Embarkation at Southampton was not as slick as usual. We arrived early, about noon, and had to wait nearly two hours before our number was called to register and then a long queue for security which was very thorough, before we boarded the ship. Our luggage arrived at our cabin soon after we did so that was good. We had been on Aurora previously across the Pacific so we were interested to compare Oriana with our first P & O experience early last year.
The Oriana is about 10,000 tons lighter than the Aurora but the layout is similar with a walk around promenade on deck seven always welcome. Some more modern ships do not retain this important, for us, feature. Oriana also has tiered outside decks at the stern so you can walk up from deck seven all the way to the Conservatory Buffet on deck 12 pausing on the way at each deck to look at the view on open decks.
At the scheduled departure time around 6 p.m. the ship was still tied up to the dock and looking over the More
port side we saw a Dutch diving crew with two large vans working busily at the stern of the ship. Some time after this, the Captain's voice came over the tannoy announcing that there was a problem with the fitting of a new seal on the port side propeller shaft and work would not be complete until midnight at which time he hoped to set sale for Norway.
The ship did not actually sail until 4 a.m.
The following day the Captain announced that as well as being the oldest ship in the P & O fleet , Oriana was now also the fastest ship in the fleet having achieved in excess of 27 knots in attempting to catch up on the lost time in port and to enable us to arrive in Stavanger closer to the original scheduled time.
The trip was called In Search of the Northern Lights and in that light, we had an on board lecturer call Ian Ridpath who gave a series on excellent lectures, the first of which was all about the Northern Lights.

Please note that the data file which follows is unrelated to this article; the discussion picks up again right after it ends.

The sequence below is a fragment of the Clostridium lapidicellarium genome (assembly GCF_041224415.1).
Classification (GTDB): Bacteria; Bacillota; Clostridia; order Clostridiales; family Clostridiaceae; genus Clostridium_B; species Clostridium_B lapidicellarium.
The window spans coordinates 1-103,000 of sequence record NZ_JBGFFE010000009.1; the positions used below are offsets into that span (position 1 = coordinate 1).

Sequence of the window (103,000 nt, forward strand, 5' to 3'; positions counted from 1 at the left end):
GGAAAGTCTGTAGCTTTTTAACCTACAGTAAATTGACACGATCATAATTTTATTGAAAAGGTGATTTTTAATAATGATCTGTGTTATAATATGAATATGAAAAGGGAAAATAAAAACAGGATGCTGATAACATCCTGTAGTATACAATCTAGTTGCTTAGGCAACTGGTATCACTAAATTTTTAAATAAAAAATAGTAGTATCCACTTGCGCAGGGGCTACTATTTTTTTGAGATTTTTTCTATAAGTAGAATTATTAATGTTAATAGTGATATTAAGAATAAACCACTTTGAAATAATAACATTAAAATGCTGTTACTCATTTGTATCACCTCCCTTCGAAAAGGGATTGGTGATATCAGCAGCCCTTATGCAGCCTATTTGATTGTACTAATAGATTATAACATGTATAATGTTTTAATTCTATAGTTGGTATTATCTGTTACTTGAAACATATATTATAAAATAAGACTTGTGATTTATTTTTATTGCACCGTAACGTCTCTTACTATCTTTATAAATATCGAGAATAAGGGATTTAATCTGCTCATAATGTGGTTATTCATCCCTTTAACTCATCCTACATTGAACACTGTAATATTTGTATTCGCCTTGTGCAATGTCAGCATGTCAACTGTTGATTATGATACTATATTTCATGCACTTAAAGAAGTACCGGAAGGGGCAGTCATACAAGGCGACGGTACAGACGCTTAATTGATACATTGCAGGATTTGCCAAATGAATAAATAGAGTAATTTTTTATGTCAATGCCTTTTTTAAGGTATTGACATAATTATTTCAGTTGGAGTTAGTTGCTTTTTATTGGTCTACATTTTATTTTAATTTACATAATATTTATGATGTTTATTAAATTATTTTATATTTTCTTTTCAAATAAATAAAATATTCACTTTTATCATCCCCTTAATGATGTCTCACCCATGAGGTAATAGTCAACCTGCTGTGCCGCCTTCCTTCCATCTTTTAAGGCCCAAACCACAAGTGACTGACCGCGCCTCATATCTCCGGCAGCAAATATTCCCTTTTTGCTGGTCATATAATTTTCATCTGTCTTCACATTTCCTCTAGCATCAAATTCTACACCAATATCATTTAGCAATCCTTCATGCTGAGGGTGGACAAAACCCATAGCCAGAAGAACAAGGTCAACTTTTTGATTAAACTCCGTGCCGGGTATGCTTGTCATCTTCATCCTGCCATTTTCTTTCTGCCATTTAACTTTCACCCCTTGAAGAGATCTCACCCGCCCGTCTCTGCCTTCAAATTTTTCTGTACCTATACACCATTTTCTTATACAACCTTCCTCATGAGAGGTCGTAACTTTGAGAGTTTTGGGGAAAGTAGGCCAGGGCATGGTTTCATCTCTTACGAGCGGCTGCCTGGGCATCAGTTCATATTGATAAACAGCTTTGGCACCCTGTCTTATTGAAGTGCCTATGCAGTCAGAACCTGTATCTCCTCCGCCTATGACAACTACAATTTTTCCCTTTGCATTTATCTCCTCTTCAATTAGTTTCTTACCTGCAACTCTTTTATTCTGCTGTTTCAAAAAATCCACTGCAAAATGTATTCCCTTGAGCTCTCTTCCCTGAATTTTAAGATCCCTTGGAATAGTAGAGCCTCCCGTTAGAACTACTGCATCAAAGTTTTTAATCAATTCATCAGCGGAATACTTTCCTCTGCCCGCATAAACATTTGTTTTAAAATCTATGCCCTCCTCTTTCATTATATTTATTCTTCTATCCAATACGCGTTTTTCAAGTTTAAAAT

As on the Aurora, lectures on the Oriana were all excellent. We also enjoyed a classical guitarist Carlos Bonnel.
We saw the first stage show which was quite good but not good enough to make us feel we had to see any more later in the cruise.
Food in the Conservatory was O.K. but not exceptional. The buffet was also quite a bit smaller than on the Aurora and much more limited in choice. The other major problem was the presence on board of Noro Virus which meant all food was served at the buffet by crew, passengers were not allowed to help themselves to anything including cups of tea or coffee. This meant that some of the staff who were obviously not regular serving staff were doing work they were not trained for and it showed.
This resulted in long queues at busy times and some frayed nerves on both sides.
For some reason, on the last morning in Southampton prior to disembarkation we were allowed to help ourselves in the Conservatory Buffet for breakfast. Had Noro Virus mysteriously disappeared?
Food in the main restaurant was excellent. It was not noticeable that there was a health problem and meals were of a consistently good standard with good service. We had a fixed time dining at 8.30 and shared with another couple who we had met at a lecture in the main theatre.
We bought an internet package £65 for 250 minutes with an extra 30 minutes thrown in and this proved plenty for the 11 day cruise. The internet was down quite a lot of the time but worked in port.
We bought a modest wine package, 4 bottles for £92, which by cruise line standards was quite good value. Beer and spirits in the bars were also quite reasonable and there was a Costa Coffee bar called Tiffanys on deck 6 which was quite popular. Coffee prices were less than at your average motorway services but slightly more than in the high street. You could also buy a coffee card deal which brought the cost down by about 10%.
We did have a problem with the toilet in our cabin which over flowed twice. We managed to get staff to switch off the water in time to stop the flood overflowing in to the cabin but it was a close call. The first time they obviously did not fix the problem as the second over flow occurred immediately after we flushed the toilet after the first incident. Thankfully the second time they did fix the fault and we had no problems after that.